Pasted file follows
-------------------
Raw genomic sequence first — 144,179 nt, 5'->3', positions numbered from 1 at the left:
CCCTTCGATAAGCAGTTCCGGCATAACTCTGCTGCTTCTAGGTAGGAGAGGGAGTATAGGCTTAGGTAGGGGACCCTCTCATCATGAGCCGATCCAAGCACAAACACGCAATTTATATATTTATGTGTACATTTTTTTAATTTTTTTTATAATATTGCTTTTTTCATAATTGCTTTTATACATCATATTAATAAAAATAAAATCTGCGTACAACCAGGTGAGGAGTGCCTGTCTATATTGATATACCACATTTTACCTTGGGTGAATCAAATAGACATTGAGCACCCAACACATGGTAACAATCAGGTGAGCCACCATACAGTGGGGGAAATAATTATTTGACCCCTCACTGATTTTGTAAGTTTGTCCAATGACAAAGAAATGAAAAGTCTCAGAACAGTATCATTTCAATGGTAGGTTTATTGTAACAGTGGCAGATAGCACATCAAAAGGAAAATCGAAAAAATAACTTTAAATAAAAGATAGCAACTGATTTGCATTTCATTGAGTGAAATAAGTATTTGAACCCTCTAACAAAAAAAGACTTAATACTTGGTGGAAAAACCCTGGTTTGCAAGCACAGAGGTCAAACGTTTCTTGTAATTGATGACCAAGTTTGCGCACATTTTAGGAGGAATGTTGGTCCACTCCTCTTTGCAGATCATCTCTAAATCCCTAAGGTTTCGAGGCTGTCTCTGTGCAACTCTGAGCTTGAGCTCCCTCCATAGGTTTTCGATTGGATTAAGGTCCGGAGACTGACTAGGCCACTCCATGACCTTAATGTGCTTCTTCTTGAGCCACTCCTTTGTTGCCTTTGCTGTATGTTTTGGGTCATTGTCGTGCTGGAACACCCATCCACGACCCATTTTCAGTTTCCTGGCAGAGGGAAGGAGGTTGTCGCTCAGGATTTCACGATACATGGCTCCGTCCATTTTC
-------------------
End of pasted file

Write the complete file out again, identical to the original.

Raw genomic sequence first — 144,179 nt, 5'->3', positions numbered from 1 at the left:
CCCTTCGATAAGCAGTTCCGGCATAACTCTGCTGCTTCTAGGTAGGAGAGGGAGTATAGGCTTAGGTAGGGGACCCTCTCATCATGAGCCGATCCAAGCACAAACACGCAATTTATATATTTATGTGTACATTTTTTTAATTTTTTTTATAATATTGCTTTTTTCATAATTGCTTTTATACATCATATTAATAAAAATAAAATCTGCGTACAACCAGGTGAGGAGTGCCTGTCTATATTGATATACCACATTTTACCTTGGGTGAATCAAATAGACATTGAGCACCCAACACATGGTAACAATCAGGTGAGCCACCATACAGTGGGGGAAATAATTATTTGACCCCTCACTGATTTTGTAAGTTTGTCCAATGACAAAGAAATGAAAAGTCTCAGAACAGTATCATTTCAATGGTAGGTTTATTGTAACAGTGGCAGATAGCACATCAAAAGGAAAATCGAAAAAATAACTTTAAATAAAAGATAGCAACTGATTTGCATTTCATTGAGTGAAATAAGTATTTGAACCCTCTAACAAAAAAAGACTTAATACTTGGTGGAAAAACCCTGGTTTGCAAGCACAGAGGTCAAACGTTTCTTGTAATTGATGACCAAGTTTGCGCACATTTTAGGAGGAATGTTGGTCCACTCCTCTTTGCAGATCATCTCTAAATCCCTAAGGTTTCGAGGCTGTCTCTGTGCAACTCTGAGCTTGAGCTCCCTCCATAGGTTTTCGATTGGATTAAGGTCCGGAGACTGACTAGGCCACTCCATGACCTTAATGTGCTTCTTCTTGAGCCACTCCTTTGTTGCCTTTGCTGTATGTTTTGGGTCATTGTCGTGCTGGAACACCCATCCACGACCCATTTTCAGTTTCCTGGCAGAGGGAAGGAGGTTGTCGCTCAGGATTTCACGATACATGGCTCCGTCCATTTTC